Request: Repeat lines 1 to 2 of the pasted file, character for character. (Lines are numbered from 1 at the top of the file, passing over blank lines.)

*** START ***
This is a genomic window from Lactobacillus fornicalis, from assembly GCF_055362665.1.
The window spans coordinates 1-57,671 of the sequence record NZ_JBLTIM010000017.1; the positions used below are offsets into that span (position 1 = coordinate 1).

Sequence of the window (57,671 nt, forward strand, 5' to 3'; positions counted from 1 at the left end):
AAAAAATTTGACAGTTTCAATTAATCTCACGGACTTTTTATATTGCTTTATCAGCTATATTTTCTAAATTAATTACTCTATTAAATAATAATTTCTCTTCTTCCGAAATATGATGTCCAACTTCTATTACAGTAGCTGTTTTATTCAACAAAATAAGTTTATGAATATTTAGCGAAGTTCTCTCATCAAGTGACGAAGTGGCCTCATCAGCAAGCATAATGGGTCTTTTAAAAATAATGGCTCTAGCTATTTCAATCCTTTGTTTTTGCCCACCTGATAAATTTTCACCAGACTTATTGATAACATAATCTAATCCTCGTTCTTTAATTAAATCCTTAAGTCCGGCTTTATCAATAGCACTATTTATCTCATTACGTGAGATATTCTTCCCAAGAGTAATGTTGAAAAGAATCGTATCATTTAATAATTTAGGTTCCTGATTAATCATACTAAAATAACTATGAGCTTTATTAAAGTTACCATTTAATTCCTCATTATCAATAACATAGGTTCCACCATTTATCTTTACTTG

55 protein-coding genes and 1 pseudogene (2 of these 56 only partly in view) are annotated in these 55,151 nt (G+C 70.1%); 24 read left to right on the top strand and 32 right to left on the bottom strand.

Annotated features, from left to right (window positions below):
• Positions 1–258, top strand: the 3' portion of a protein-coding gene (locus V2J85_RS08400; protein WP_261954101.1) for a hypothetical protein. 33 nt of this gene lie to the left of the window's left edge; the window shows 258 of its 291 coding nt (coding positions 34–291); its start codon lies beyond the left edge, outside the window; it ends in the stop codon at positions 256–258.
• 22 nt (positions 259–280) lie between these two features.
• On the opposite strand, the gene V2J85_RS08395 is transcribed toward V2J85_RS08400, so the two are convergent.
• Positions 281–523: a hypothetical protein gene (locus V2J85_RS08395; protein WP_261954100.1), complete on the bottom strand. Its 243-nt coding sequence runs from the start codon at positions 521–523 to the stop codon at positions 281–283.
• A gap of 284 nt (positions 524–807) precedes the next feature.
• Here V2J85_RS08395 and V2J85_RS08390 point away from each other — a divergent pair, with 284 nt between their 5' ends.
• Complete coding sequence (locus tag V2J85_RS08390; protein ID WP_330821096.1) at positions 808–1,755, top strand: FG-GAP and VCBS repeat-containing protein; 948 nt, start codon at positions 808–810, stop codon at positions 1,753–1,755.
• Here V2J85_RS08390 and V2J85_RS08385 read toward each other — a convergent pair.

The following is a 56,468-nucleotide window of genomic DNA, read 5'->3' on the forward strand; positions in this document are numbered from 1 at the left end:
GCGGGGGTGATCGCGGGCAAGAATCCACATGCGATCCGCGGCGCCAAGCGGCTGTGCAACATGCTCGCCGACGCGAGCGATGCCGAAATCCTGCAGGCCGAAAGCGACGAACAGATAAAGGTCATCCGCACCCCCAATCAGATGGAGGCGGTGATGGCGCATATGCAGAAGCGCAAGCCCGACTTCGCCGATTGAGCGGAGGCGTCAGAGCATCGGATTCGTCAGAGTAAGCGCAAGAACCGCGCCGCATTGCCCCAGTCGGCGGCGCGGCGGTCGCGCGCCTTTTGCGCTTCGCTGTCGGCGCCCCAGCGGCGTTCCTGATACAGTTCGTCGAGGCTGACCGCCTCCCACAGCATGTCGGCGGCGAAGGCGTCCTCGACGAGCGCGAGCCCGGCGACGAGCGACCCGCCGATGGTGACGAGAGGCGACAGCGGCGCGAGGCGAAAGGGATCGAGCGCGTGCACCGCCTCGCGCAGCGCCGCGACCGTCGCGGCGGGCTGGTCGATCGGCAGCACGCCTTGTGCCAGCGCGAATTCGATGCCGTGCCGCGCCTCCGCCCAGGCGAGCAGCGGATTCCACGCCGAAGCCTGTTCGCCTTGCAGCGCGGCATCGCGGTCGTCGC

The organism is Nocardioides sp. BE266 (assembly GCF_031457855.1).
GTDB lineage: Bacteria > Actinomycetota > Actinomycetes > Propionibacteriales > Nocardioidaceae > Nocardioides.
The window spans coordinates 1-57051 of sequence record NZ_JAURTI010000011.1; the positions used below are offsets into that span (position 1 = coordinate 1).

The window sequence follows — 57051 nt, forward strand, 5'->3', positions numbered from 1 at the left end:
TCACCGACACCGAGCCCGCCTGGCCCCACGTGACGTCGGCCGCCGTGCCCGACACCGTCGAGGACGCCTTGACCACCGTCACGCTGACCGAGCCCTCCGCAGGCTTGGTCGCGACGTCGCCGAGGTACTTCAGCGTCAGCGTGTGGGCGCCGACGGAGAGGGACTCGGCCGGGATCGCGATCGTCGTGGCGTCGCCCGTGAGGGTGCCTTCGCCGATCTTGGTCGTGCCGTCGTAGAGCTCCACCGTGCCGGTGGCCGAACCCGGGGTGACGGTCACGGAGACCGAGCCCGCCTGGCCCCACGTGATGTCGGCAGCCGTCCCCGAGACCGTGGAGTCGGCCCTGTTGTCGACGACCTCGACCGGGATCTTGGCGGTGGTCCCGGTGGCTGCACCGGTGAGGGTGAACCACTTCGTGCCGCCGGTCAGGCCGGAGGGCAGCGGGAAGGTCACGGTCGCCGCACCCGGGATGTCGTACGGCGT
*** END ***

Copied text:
This is a genomic window from Lactobacillus fornicalis, from assembly GCF_055362665.1.
The window spans coordinates 1-57,671 of the sequence record NZ_JBLTIM010000017.1; the positions used below are offsets into that span (position 1 = coordinate 1).